Secondly, it shows that the tide has not turned against blasphemy laws. After a cleric was found to have fabricated blasphemy charges against Rimsha Masih, a Christian child with Downs Syndrome, many national and international commentators suggested that a turning point may have been reached. Yet it would be naïve to think that this was not a hugely popular law, despite widespread revulsion at the Rimsha case. Since reform is entirely off the table, following the assassination of two politicians who spoke out against blasphemy laws last year, hope for reducing its power to inflame violence and attack minorities can only lie in making its application fairer. Charges were recently issued against Muslims who attacked a Hindu temple – an unusual move – with several other cases against Muslims following suit. While no arrests were made, it was a very small step towards rationalising the law. Prosecuting those who make false allegations or take the law into their own hands would be more significant ways of bringing the law under control. It is worth noting that Saqib, who lodged the complaint, told the domestic media that he had met with local clerics and residents to decide to pursue the case legally: “We tried to stop the violent protesters, because they bring a bad name to our religion.”
 
Yet this brings us to the third point: religious issues are extremely, extremely sensitive in Pakistan. Despite Saqib’s apparent desire to avoid violence, one of the Farooqi School’s administrators claimed that statements about the supposed blasphemy had been made in local mosques with the aim of inflaming the public. Blasphemy is an issue that can mobilise people instantly, with the accused not only presumed guilty as soon as the word “blasphemer” has been uttered, but frequently losing their lives to mob violence before they’ve had a chance to be sentenced to death. In a country with such high levels of poverty and deprivation, discontent and unrest is frequently bubbling below the surface, waiting to explode. According to reports, many of the protestors did not even know what they were protesting about. With little hope for reform of the law and no sign of the authorities seeking to clampdown on rioters, it is difficult to see the situation improving any time soon.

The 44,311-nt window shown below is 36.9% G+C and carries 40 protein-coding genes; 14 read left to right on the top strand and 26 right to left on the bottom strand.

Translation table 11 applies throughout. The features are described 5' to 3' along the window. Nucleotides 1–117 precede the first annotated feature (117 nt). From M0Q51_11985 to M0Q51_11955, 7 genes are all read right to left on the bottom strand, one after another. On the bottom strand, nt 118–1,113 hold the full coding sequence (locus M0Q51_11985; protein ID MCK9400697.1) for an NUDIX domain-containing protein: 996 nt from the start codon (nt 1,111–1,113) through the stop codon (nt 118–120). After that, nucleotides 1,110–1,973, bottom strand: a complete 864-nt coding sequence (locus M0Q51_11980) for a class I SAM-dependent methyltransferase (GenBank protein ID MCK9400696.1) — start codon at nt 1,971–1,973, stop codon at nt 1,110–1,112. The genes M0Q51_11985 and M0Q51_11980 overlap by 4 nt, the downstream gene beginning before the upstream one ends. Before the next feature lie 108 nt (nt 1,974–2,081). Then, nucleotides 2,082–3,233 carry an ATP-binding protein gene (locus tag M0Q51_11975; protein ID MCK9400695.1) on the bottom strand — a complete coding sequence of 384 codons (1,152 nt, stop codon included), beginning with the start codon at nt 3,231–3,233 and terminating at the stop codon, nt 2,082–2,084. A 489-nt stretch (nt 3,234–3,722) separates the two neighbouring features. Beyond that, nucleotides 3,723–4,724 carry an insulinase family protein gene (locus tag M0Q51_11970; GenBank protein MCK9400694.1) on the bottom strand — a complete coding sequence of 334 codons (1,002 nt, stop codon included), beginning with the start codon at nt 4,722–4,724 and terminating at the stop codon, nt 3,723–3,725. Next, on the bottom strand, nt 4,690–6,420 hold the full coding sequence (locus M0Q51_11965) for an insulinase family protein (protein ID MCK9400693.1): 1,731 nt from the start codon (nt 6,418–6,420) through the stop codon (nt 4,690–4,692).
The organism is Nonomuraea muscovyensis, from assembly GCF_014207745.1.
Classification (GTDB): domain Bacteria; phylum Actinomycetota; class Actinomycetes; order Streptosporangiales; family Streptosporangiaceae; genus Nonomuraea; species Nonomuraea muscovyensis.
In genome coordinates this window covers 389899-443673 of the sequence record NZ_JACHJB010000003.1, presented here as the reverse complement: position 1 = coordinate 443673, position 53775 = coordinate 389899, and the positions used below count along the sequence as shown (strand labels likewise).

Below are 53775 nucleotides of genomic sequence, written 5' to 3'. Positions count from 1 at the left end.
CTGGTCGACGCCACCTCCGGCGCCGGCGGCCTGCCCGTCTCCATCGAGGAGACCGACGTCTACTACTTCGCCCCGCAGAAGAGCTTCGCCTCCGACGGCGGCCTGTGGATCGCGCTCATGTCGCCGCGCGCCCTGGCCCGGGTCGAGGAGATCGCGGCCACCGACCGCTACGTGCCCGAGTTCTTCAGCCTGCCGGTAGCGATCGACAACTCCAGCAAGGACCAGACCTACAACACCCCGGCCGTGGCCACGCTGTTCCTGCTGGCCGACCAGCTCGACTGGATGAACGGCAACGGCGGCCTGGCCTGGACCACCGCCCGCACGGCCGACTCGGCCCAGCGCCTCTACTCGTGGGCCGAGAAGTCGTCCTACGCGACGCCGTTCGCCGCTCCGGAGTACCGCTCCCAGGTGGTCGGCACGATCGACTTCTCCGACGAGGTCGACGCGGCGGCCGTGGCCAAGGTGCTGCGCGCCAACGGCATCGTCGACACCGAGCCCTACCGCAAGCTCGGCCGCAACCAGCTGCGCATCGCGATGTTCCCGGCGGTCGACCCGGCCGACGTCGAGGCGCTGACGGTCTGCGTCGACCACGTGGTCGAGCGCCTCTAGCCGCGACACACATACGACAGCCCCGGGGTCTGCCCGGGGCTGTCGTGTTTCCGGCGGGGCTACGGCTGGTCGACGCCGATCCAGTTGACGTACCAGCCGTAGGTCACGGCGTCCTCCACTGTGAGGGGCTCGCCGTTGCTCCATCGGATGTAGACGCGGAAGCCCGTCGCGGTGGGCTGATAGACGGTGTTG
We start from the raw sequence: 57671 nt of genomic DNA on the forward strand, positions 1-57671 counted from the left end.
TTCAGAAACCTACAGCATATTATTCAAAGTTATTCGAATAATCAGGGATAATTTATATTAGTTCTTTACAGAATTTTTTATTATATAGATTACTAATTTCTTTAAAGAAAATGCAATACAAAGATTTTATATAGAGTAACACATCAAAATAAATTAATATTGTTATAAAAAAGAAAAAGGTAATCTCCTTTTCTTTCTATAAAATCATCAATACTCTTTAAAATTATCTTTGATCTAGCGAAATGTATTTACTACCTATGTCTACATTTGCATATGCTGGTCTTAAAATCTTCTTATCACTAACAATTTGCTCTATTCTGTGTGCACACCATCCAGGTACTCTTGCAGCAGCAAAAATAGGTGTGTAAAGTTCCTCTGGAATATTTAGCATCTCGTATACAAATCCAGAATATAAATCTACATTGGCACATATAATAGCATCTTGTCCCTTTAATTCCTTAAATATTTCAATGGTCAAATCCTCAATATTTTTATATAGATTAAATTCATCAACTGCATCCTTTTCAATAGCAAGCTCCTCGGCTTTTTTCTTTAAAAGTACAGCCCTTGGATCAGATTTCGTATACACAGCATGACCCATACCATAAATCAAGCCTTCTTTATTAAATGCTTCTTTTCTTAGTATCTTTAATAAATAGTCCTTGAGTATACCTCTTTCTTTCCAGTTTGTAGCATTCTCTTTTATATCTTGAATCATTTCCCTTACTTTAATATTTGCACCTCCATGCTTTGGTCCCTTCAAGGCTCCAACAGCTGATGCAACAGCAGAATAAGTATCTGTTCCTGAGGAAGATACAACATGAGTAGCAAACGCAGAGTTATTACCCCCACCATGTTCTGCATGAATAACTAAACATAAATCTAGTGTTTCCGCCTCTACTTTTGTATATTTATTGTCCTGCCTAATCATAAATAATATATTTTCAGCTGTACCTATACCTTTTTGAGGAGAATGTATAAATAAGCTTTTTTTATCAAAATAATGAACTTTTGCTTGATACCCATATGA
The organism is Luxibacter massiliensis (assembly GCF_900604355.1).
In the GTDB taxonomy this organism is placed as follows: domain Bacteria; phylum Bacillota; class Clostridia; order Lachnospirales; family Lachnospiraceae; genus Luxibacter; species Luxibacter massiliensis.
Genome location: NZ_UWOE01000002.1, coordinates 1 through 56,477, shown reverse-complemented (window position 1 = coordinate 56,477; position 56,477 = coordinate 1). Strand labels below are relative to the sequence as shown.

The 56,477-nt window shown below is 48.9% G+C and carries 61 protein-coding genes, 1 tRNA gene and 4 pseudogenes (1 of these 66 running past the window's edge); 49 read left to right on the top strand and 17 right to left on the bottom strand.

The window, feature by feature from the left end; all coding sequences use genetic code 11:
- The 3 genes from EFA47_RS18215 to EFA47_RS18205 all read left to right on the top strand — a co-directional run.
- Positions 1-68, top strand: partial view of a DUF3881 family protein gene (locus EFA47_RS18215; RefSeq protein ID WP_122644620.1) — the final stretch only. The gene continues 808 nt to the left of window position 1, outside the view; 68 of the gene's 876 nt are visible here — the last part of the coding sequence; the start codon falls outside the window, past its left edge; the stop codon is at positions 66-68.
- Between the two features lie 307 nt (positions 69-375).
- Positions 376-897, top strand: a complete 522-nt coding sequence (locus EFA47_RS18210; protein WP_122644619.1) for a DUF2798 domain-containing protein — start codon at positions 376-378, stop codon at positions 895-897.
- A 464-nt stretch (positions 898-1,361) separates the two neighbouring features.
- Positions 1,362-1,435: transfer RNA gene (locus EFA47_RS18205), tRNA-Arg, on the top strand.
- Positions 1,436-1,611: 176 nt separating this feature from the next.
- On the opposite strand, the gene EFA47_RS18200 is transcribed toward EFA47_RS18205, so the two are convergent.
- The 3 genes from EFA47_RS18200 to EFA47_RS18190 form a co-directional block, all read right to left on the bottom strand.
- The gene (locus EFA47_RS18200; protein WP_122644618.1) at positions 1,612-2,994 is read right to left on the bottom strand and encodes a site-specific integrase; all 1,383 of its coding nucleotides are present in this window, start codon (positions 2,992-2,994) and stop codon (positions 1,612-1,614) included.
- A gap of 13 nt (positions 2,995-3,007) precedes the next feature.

More than anything else, this incident demonstrates that Pakistani citizens have to contend not only with militants and their acts of terrorism, but with the regressive streak of thought that runs through society, and the rumbling discontent which means that violence can break out at any moment. For the girls in Lahore who will not be going to school tomorrow morning, it makes little difference that their school was destroyed not by the Taliban, but by citizens supposedly supporting a piece of state legislation.